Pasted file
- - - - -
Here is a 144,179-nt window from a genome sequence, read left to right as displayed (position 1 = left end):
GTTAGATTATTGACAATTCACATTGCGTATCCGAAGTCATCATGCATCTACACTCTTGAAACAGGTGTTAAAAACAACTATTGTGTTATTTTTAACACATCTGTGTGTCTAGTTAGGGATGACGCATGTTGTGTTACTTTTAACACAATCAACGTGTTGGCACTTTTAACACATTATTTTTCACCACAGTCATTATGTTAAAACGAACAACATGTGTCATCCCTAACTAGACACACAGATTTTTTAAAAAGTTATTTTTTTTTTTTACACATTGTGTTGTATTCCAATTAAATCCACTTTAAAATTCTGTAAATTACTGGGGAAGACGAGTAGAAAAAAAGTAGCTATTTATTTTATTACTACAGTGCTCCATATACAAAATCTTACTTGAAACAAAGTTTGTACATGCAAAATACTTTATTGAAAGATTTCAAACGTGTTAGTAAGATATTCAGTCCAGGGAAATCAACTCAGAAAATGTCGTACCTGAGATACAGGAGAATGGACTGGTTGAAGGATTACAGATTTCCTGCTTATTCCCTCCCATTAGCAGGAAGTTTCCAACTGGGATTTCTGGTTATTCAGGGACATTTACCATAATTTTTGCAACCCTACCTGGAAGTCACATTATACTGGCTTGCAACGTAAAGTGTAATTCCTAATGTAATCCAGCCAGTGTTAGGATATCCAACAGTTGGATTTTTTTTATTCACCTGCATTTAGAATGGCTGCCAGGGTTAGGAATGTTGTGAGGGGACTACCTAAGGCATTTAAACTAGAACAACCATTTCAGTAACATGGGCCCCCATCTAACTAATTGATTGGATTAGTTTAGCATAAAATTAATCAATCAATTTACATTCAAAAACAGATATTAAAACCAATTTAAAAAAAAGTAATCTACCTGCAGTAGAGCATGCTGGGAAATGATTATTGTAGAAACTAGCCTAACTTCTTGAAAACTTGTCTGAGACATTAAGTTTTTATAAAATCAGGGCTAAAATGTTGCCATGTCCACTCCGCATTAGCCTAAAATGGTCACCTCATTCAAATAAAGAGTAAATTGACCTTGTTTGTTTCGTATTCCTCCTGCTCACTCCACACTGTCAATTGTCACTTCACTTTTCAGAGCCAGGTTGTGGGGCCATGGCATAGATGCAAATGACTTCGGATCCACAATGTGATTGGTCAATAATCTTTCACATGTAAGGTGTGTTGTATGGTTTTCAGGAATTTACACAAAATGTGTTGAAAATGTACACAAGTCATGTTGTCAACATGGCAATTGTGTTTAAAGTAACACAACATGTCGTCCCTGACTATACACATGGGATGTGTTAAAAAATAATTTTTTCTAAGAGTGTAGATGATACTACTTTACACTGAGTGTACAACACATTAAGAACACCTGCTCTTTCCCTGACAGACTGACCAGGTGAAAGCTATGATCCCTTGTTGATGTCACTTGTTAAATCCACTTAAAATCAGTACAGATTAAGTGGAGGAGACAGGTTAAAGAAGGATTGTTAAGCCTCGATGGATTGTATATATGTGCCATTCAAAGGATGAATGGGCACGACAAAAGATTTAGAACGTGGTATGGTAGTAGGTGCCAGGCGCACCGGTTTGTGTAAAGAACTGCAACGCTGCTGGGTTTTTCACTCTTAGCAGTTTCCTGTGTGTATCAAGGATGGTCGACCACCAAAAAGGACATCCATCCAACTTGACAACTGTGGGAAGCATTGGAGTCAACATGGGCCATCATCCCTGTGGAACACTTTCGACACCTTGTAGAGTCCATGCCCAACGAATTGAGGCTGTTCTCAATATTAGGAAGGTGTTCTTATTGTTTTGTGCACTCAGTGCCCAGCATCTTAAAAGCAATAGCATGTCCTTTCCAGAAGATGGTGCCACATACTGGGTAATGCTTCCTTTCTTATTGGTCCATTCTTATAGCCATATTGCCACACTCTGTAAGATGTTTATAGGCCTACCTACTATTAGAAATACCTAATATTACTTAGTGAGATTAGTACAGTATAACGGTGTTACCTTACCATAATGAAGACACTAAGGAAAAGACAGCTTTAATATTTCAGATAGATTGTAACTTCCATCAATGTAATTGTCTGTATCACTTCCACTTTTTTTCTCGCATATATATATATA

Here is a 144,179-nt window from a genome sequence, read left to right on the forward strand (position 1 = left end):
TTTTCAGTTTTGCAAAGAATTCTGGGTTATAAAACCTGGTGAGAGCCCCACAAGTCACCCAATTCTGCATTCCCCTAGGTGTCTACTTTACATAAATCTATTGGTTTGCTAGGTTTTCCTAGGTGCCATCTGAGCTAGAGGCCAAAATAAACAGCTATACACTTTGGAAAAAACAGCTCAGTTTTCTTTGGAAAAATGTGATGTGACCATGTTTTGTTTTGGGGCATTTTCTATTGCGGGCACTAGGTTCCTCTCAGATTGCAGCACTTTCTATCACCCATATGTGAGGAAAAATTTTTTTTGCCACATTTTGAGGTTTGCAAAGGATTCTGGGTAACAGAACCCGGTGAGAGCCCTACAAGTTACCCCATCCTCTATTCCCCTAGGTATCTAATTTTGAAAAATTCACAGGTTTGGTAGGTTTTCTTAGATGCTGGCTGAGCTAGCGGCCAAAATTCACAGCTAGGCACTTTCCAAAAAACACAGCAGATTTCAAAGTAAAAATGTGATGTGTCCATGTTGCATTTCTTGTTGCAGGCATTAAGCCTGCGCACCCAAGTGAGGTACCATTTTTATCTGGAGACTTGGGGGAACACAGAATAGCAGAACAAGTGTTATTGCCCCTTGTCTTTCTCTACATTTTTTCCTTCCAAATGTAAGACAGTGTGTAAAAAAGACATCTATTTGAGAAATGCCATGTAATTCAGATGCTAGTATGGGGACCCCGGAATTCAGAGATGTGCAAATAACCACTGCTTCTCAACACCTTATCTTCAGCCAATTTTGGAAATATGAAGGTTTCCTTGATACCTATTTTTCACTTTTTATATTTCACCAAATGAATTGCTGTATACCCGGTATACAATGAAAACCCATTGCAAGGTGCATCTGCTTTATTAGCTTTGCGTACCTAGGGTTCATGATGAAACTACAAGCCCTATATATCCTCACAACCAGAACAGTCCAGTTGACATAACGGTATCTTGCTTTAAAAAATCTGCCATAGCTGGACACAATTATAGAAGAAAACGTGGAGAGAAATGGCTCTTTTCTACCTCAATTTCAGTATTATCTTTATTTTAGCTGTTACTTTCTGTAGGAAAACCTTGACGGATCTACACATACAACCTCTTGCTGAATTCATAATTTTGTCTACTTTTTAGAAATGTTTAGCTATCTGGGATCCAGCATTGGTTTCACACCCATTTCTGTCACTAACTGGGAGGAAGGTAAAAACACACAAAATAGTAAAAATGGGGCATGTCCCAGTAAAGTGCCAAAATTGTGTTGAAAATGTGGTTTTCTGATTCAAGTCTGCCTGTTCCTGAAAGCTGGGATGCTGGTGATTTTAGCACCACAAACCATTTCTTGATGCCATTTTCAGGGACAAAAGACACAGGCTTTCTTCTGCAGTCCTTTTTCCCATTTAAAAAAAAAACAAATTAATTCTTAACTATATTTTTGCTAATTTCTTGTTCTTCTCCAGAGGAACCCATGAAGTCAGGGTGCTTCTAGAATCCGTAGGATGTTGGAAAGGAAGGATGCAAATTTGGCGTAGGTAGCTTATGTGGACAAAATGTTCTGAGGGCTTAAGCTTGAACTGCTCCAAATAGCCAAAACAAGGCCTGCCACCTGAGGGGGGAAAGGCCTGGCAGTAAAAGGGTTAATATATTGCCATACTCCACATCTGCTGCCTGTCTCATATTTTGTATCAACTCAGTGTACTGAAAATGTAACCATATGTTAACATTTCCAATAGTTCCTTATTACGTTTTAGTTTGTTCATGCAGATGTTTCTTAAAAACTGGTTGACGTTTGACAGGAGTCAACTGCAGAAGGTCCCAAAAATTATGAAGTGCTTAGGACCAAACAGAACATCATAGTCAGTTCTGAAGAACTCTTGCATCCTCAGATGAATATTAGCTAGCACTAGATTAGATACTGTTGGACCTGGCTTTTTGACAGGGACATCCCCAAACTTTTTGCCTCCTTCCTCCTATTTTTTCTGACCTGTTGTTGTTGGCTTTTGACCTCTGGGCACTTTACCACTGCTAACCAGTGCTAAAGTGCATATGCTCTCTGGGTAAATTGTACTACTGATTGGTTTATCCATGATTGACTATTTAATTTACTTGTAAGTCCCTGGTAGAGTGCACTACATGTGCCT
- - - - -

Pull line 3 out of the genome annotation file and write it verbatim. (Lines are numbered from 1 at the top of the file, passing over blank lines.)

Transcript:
Here is a 144,179-nt window from a genome sequence, read left to right on the forward strand (position 1 = left end):